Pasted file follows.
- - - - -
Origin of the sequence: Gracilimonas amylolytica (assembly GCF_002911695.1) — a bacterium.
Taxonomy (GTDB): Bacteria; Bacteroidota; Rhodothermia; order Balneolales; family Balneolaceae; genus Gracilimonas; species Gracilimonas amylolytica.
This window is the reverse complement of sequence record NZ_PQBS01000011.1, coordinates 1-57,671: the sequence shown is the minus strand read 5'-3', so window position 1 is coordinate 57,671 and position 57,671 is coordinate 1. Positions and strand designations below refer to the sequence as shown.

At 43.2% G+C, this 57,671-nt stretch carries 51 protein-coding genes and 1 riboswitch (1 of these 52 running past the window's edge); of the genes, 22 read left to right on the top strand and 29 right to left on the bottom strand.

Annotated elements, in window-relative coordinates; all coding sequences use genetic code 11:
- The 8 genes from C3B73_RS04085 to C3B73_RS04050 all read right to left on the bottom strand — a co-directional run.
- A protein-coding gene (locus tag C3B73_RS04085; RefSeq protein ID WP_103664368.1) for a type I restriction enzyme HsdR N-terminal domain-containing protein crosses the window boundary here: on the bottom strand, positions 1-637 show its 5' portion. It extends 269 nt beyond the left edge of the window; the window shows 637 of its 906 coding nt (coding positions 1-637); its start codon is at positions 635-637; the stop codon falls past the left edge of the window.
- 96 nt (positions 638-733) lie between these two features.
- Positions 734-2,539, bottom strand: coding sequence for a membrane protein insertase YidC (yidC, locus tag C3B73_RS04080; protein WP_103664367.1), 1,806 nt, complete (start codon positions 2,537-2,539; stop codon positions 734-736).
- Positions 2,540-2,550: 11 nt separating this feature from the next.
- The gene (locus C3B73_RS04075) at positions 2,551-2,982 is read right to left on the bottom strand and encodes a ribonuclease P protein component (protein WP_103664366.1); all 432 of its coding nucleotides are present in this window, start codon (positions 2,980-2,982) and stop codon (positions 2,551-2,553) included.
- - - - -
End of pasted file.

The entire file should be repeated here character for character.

Origin of the sequence: Gracilimonas amylolytica (assembly GCF_002911695.1) — a bacterium.
Taxonomy (GTDB): Bacteria; Bacteroidota; Rhodothermia; order Balneolales; family Balneolaceae; genus Gracilimonas; species Gracilimonas amylolytica.
This window is the reverse complement of sequence record NZ_PQBS01000011.1, coordinates 1-57,671: the sequence shown is the minus strand read 5'-3', so window position 1 is coordinate 57,671 and position 57,671 is coordinate 1. Positions and strand designations below refer to the sequence as shown.

At 43.2% G+C, this 57,671-nt stretch carries 51 protein-coding genes and 1 riboswitch (1 of these 52 running past the window's edge); of the genes, 22 read left to right on the top strand and 29 right to left on the bottom strand.

Annotated elements, in window-relative coordinates; all coding sequences use genetic code 11:
- The 8 genes from C3B73_RS04085 to C3B73_RS04050 all read right to left on the bottom strand — a co-directional run.
- A protein-coding gene (locus tag C3B73_RS04085; RefSeq protein ID WP_103664368.1) for a type I restriction enzyme HsdR N-terminal domain-containing protein crosses the window boundary here: on the bottom strand, positions 1-637 show its 5' portion. It extends 269 nt beyond the left edge of the window; the window shows 637 of its 906 coding nt (coding positions 1-637); its start codon is at positions 635-637; the stop codon falls past the left edge of the window.
- 96 nt (positions 638-733) lie between these two features.
- Positions 734-2,539, bottom strand: coding sequence for a membrane protein insertase YidC (yidC, locus tag C3B73_RS04080; protein WP_103664367.1), 1,806 nt, complete (start codon positions 2,537-2,539; stop codon positions 734-736).
- Positions 2,540-2,550: 11 nt separating this feature from the next.
- The gene (locus C3B73_RS04075) at positions 2,551-2,982 is read right to left on the bottom strand and encodes a ribonuclease P protein component (protein WP_103664366.1); all 432 of its coding nucleotides are present in this window, start codon (positions 2,980-2,982) and stop codon (positions 2,551-2,553) included.